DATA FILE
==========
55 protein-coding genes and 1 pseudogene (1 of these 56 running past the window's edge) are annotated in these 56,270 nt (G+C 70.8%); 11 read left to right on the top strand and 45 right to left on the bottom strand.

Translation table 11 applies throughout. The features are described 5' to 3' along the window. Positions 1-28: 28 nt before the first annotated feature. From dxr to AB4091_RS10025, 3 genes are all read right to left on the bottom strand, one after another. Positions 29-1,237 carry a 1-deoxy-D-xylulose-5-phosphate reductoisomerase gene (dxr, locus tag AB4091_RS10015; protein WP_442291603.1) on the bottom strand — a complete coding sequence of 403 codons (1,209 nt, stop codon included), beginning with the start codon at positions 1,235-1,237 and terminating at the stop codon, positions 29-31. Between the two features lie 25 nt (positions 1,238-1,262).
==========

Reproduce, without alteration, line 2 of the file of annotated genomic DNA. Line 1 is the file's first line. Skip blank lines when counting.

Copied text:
Translation table 11 applies throughout. The features are described 5' to 3' along the window. Positions 1-28: 28 nt before the first annotated feature. From dxr to AB4091_RS10025, 3 genes are all read right to left on the bottom strand, one after another. Positions 29-1,237 carry a 1-deoxy-D-xylulose-5-phosphate reductoisomerase gene (dxr, locus tag AB4091_RS10015; protein WP_442291603.1) on the bottom strand — a complete coding sequence of 403 codons (1,209 nt, stop codon included), beginning with the start codon at positions 1,235-1,237 and terminating at the stop codon, positions 29-31. Between the two features lie 25 nt (positions 1,238-1,262).